*Still not as good as Tim’s, but you can’t have everything. He just needs to come back and resume his pizza-making responsibilities.

“Pizza” from “The Magic Fridge”

“Sticky soy, honey and ginger chicken with noodles” from “The Magic Fridge”

Kirstin: This was absolutely delicious in every way. It wasn’t your usual stir fry. I cooked the chicken first (having made the glaze) and then all the vegetables went into the glaze along with the chicken into the oven. And finally the noodles which were beautifully flavoured by the glaze and juices from the vegetables. Both children devoured it and I can vouch that the leftovers were also delicious. I can’t think why I haven’t made noodles like this before to be honest.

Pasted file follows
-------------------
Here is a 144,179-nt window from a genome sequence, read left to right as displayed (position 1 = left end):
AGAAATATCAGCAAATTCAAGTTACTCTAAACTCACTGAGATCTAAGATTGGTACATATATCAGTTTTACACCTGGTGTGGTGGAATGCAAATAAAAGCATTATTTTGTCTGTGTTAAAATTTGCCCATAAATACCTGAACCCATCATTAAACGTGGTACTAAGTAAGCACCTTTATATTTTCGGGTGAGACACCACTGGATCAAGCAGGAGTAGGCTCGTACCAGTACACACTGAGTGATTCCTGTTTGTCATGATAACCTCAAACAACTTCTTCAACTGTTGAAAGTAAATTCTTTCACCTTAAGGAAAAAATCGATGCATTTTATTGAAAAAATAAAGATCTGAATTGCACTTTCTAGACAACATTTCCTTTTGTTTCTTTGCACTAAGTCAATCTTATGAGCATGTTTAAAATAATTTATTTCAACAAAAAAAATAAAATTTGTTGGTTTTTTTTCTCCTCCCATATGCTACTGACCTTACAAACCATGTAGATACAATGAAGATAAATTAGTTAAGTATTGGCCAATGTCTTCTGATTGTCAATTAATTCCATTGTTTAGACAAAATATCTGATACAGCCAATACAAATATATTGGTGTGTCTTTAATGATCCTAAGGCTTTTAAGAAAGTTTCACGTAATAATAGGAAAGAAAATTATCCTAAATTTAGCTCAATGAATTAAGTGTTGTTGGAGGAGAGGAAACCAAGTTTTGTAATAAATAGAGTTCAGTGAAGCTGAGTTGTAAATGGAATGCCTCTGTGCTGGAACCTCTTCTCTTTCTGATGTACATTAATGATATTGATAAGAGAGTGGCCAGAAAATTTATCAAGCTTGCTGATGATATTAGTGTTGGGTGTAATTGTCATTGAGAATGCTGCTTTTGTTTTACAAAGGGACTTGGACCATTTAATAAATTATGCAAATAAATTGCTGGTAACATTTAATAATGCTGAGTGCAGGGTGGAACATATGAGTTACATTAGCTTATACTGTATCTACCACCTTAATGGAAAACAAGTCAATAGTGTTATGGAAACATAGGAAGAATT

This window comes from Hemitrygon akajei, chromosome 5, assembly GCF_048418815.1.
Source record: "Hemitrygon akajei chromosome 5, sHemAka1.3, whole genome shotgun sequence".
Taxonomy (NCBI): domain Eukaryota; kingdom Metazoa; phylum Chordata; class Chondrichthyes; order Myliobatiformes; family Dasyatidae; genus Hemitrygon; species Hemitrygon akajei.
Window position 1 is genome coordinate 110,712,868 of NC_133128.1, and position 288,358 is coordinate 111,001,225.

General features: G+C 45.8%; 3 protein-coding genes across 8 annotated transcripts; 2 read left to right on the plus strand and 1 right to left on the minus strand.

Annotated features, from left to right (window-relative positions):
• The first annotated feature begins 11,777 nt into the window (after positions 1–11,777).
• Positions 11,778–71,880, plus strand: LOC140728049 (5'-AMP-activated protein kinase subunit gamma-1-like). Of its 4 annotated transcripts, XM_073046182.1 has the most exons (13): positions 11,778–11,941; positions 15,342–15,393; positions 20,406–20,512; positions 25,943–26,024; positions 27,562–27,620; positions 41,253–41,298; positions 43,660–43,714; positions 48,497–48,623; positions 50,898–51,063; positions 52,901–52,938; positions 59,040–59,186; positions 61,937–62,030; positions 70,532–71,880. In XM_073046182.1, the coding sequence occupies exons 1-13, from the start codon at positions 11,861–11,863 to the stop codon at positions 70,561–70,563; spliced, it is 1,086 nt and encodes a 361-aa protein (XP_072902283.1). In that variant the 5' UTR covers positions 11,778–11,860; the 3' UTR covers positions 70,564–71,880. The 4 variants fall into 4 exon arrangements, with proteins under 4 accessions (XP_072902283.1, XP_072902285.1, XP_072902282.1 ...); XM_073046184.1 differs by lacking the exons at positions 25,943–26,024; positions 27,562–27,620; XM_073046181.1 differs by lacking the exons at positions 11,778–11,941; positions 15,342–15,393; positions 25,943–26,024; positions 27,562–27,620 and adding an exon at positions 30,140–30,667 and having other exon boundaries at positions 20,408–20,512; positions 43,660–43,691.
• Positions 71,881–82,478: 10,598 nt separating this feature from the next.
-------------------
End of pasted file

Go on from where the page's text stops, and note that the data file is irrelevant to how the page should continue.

“Sticky soy, honey and ginger chicken with noodles” from “The Magic Fridge”

“Cauliflower Cheese” from “The Magic Fridge”

Cauliflower cheese is a decidedly British dish, and one, I have to say, I fell in love with nearly 20 years ago when I arrived here and never stopped loving. One look at this search of Cookbook a Month archives will show you how much we love cauliflower cheese and variations thereof. It’s a winner.

For this recipe, you start by making the cheese sauce. If you’re at all nervous about making a roux– the foundation of all good cheese sauces– the directions here are clear and helpful. Also– and I would fail as a reviewer if I didn’t mention this– it produced the best cheese sauce I’ve ever had in my life. Honestly. It’s not as if this recipe is all that different from any other cheese sauce I’ve ever made, but there was something about it that made it special. It evoked strong memories of dining in Paris for me and I couldn’t stop stealing spoonfuls of it while I went about making the rest of dinner.